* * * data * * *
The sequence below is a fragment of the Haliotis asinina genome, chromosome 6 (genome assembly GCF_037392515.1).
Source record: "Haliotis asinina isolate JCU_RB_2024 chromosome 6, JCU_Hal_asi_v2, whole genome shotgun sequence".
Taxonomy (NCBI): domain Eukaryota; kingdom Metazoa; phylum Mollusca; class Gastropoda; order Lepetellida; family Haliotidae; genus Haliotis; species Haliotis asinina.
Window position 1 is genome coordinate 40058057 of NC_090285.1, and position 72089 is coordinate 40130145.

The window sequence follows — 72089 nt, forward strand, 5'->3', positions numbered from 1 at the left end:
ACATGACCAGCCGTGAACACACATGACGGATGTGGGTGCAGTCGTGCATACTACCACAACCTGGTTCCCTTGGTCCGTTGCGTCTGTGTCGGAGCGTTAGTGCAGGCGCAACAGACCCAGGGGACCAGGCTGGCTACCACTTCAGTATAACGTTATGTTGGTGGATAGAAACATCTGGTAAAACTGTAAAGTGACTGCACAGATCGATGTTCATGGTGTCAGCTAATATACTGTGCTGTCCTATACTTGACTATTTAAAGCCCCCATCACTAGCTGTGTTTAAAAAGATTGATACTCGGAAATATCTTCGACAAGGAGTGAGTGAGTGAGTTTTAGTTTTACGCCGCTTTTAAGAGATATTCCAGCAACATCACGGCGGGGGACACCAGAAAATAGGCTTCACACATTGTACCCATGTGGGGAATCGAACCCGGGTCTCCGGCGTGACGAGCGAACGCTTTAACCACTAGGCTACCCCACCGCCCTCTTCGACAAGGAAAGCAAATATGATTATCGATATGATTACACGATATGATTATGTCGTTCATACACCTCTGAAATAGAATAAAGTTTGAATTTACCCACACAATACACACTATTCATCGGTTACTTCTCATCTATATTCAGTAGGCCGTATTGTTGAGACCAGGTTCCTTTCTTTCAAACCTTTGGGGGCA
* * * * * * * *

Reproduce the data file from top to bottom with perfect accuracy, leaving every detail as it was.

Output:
The sequence below is a fragment of the Haliotis asinina genome, chromosome 6 (genome assembly GCF_037392515.1).
Source record: "Haliotis asinina isolate JCU_RB_2024 chromosome 6, JCU_Hal_asi_v2, whole genome shotgun sequence".
Taxonomy (NCBI): domain Eukaryota; kingdom Metazoa; phylum Mollusca; class Gastropoda; order Lepetellida; family Haliotidae; genus Haliotis; species Haliotis asinina.
Window position 1 is genome coordinate 40058057 of NC_090285.1, and position 72089 is coordinate 40130145.

The window sequence follows — 72089 nt, forward strand, 5'->3', positions numbered from 1 at the left end:
ACATGACCAGCCGTGAACACACATGACGGATGTGGGTGCAGTCGTGCATACTACCACAACCTGGTTCCCTTGGTCCGTTGCGTCTGTGTCGGAGCGTTAGTGCAGGCGCAACAGACCCAGGGGACCAGGCTGGCTACCACTTCAGTATAACGTTATGTTGGTGGATAGAAACATCTGGTAAAACTGTAAAGTGACTGCACAGATCGATGTTCATGGTGTCAGCTAATATACTGTGCTGTCCTATACTTGACTATTTAAAGCCCCCATCACTAGCTGTGTTTAAAAAGATTGATACTCGGAAATATCTTCGACAAGGAGTGAGTGAGTGAGTTTTAGTTTTACGCCGCTTTTAAGAGATATTCCAGCAACATCACGGCGGGGGACACCAGAAAATAGGCTTCACACATTGTACCCATGTGGGGAATCGAACCCGGGTCTCCGGCGTGACGAGCGAACGCTTTAACCACTAGGCTACCCCACCGCCCTCTTCGACAAGGAAAGCAAATATGATTATCGATATGATTACACGATATGATTATGTCGTTCATACACCTCTGAAATAGAATAAAGTTTGAATTTACCCACACAATACACACTATTCATCGGTTACTTCTCATCTATATTCAGTAGGCCGTATTGTTGAGACCAGGTTCCTTTCTTTCAAACCTTTGGGGGCA